DID YOU KNOW that the root of the word humor comes from the Latin word humor, which means fluid or liquid? That is exactly how humor works: It loosens up people and gets them "flowing" together. Humor creates ripples of communication that can positively affect everyone involved - it's contagious! So get ready to renew and build on group feelings with playful interactions and a shared sense of fun.
What Makes Children Laugh?
Injecting humor into your group-time sessions and meetings doesn't mean that vou have to become a stand-up comedian. Jokes are just one small part of humor. Young children actually prefer surprises, absurdities, silly words, pictures, and motions more than punch lines. "Peek-a-boo" and its sophisticated variations are a hit with all ages. A puppet peeking out of a bag or book stimulates excitement, curiosity, and participation. In fact, that same surprise puppet can also introduce a story with a silly riddle, speak in a funny voice, or even do the calendar entirely wrong so that children have a chance to correct him!
Nothing Beats Fun!
Piaget once said, "The process of learning is the process of making mistakes." This statement truly applies to humor and learning. When you feign confusion or a memory lapse, children delight as they sense the fun of incongruity. When you pretend to say names backwards or give the wrong directions for a son they are flabbergasted and experience the good-natured joy of setting you straight! Try saying good-bye as you welcome children to group, hang a chart upside down, start reading from the back of the book - anything that invites their scrutiny mixed with lots of giggles!
But be prepared. Children catch on quickly and will start returning your joking behavior as they try to fool you. This is thrilling, of course, because it means they've taken a major developmental stride in cognition and communication. For children to recognize something as "wrong" or "funny," they first have to know what is real or "right" and then understand the discordance between the correct way and the funny way: not a simple process but a complex higher order of thinking.
Where's You Sense of Humor?
What is funny to some is not necessarily funny to all. To the youngest children, physical and visual humor seem to be more funny than auditory, linguistic humor. They also love visual absurdities. So, without calling attention to what you are doing, try dressing funny. Be subtle - wear something inside out, upside down, or backwards. See if children notice. You might also try a great observation game based on this concept: Invite a visitor to stop in (unexpectedly) during group time for just a minute. Ask your guest to dress and act oddly. After she leaves, ask children to describe what they noticed about the surprise caller. Not only is this a lot of fun, but it's great practice in looking and listening skills! Other times, invite children to take turns being the "guest."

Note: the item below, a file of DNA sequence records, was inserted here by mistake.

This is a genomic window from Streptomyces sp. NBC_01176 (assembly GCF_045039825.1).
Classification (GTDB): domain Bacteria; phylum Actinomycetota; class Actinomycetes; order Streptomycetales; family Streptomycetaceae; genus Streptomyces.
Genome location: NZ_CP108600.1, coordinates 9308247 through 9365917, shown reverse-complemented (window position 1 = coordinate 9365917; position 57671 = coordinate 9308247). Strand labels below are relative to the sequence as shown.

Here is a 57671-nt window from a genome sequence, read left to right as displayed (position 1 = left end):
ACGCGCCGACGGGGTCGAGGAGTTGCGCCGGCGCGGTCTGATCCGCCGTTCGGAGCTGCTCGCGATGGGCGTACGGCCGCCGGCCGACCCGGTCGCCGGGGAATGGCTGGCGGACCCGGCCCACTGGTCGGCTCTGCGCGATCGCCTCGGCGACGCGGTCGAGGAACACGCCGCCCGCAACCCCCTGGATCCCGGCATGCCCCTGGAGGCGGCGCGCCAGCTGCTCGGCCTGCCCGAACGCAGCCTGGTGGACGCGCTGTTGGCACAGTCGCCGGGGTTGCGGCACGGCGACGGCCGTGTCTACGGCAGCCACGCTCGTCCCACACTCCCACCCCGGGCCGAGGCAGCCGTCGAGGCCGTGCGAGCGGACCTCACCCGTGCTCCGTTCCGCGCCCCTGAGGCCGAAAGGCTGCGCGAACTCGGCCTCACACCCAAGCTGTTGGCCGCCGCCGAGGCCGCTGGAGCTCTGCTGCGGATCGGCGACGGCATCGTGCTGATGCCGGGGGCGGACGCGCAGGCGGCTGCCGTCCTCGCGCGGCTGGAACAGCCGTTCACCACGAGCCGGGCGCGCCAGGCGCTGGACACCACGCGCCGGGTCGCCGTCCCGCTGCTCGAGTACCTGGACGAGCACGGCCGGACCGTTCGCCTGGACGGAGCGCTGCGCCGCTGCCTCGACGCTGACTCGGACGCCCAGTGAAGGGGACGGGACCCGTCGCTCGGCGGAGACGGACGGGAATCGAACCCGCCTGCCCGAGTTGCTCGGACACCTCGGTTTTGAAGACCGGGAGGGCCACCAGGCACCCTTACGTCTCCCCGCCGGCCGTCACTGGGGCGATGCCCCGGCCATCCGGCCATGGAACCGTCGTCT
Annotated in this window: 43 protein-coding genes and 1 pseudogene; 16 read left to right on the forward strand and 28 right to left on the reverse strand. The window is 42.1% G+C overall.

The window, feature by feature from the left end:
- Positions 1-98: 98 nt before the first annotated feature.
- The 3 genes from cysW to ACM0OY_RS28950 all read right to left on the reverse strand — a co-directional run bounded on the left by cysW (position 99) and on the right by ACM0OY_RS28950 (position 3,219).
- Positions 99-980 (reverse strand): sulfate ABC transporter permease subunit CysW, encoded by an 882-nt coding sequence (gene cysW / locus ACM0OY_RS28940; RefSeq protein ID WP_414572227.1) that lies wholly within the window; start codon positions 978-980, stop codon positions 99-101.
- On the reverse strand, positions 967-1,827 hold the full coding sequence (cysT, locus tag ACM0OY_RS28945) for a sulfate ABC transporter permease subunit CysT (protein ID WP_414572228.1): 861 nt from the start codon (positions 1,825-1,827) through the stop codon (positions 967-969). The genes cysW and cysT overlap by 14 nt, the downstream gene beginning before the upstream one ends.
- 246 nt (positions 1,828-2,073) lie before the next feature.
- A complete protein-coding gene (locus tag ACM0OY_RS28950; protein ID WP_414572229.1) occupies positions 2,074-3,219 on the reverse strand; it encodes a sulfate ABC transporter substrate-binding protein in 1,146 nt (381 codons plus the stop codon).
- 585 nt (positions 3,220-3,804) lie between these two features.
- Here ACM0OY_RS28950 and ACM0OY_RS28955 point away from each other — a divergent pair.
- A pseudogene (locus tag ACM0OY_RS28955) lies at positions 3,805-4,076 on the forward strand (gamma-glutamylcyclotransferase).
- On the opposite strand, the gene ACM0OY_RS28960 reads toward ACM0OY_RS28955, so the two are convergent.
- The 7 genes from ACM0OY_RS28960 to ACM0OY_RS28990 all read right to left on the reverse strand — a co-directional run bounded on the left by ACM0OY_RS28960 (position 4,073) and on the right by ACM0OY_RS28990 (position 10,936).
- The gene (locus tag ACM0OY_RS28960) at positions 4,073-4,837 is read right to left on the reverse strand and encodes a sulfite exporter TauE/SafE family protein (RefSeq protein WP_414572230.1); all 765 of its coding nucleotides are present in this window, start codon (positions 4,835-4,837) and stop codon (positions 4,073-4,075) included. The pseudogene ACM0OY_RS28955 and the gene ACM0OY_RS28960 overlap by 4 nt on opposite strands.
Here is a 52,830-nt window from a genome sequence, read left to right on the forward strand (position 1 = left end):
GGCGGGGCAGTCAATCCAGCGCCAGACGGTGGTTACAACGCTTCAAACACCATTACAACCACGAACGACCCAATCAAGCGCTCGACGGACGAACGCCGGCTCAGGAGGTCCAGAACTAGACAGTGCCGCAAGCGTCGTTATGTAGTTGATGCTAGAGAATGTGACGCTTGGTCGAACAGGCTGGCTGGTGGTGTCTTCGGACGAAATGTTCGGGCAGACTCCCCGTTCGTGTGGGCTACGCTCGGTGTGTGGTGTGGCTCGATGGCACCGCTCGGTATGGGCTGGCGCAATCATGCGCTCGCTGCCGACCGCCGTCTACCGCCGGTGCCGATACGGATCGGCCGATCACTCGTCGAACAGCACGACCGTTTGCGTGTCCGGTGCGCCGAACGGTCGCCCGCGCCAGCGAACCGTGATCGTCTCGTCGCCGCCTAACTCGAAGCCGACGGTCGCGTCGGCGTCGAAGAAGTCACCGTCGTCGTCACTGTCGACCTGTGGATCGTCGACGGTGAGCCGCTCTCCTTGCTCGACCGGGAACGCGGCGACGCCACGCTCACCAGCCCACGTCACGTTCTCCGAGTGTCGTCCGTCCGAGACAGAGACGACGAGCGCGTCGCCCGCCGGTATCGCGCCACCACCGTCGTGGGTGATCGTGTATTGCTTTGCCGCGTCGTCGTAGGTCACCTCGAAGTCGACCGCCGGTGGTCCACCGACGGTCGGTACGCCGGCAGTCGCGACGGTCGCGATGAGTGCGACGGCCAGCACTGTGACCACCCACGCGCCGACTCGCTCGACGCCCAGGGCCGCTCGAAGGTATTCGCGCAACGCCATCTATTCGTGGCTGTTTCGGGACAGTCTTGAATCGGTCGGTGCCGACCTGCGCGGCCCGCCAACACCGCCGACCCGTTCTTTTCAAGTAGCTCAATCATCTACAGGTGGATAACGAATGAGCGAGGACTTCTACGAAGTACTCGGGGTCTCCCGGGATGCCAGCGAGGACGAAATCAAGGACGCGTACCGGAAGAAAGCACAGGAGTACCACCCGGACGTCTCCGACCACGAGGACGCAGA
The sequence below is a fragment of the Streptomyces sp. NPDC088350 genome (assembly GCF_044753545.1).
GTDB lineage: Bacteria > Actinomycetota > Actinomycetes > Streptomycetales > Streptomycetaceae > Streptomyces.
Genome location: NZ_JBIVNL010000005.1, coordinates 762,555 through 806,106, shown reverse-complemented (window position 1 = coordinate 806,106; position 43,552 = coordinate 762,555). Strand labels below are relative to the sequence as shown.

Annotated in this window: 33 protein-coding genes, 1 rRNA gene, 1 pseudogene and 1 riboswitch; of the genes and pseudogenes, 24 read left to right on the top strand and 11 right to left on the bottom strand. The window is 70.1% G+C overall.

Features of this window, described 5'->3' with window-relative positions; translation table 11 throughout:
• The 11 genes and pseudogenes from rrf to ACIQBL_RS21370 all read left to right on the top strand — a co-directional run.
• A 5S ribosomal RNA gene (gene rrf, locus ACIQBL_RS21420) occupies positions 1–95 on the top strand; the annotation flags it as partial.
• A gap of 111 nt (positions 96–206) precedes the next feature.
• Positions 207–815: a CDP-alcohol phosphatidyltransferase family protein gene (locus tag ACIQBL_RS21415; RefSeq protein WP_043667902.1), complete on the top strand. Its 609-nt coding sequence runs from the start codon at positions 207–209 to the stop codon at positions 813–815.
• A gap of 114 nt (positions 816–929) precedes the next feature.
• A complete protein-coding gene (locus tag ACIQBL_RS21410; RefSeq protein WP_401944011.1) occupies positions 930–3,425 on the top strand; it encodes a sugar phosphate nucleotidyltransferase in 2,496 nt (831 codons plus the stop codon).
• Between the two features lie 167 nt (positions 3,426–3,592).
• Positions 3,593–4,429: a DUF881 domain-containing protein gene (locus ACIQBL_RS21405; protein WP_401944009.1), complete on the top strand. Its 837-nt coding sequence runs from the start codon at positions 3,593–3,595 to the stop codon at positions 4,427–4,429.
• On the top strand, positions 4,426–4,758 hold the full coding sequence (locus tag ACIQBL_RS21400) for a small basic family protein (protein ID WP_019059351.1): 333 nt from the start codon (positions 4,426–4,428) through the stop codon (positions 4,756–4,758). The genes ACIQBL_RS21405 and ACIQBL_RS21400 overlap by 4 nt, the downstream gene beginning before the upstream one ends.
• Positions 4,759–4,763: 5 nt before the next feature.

Can There Ever Be Too Much Laughter?
It's so important to be aware of the fine line between good-natured fun and group chaos. Try to balance your use of humor with gentle activities that bring children quietly back to the group. A fingerplay that involves the body as well as the voice gives children a focus and helps them tune in. Or, you can try fighting fire with fire. If your group is totally lost in the humor of a situation and talking all at once, try making a silly sound, even a compilation of what they sound like at that very moment, to get their attention without totally changing the positive mood.
Sharing a Laugh With Toddlers
Gentle surprises, peek-a-boo games, and self-determined celebrations are a great source of humor for toddlers. Most important: Experience the joy of laughing and silliness together!
Read a "lift the flap," "pop-up," or "peek-a-boo" book. Use great exaggeration and you'll have an instant group time filled with laughter. Just remember to keep groups small, because toddlers want to touch and feel. One way to handle this is to have two caregivers share these kinds of surprise books in different areas of the room. This way children can go from one to the other without overcrowding or shoving.
Delight toddlers, who always want to know what is inside or under something. With the surprise of a peek-a-boo scarf, mystery box, pop-out puppet, or jack-in-the-box, you'll pique curiosity Activities of amazement and discovery like these can (and will) be repeated over and over to squeals of joy and laughter.
Remember, for toddlers celebration come in all sizes. Walking up a ramp for the first time, learning how to clap the beat to a song, pouring juice, and painting a picture are all causes for celebration and laughter. Shared joy in these events creates a "flow" of good humor that pervades all aspects of your day.